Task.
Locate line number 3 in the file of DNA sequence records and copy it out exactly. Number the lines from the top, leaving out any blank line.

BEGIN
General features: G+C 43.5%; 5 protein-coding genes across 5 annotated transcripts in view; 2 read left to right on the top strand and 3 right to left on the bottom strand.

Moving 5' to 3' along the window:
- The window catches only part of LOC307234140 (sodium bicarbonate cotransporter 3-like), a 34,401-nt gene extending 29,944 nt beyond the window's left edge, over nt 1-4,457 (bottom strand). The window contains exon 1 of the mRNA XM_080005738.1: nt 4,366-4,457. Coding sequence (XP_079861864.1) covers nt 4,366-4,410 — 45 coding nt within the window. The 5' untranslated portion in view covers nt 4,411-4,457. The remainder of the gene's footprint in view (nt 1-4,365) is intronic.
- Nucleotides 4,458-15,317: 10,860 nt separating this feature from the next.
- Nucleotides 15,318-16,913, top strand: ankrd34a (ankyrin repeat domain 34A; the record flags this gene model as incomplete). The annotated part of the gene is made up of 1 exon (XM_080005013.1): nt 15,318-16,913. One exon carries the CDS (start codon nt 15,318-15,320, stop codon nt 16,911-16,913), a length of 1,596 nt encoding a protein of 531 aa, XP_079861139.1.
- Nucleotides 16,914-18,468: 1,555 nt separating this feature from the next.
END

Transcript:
- The window catches only part of LOC307234140 (sodium bicarbonate cotransporter 3-like), a 34,401-nt gene extending 29,944 nt beyond the window's left edge, over nt 1-4,457 (bottom strand). The window contains exon 1 of the mRNA XM_080005738.1: nt 4,366-4,457. Coding sequence (XP_079861864.1) covers nt 4,366-4,410 — 45 coding nt within the window. The 5' untranslated portion in view covers nt 4,411-4,457. The remainder of the gene's footprint in view (nt 1-4,365) is intronic.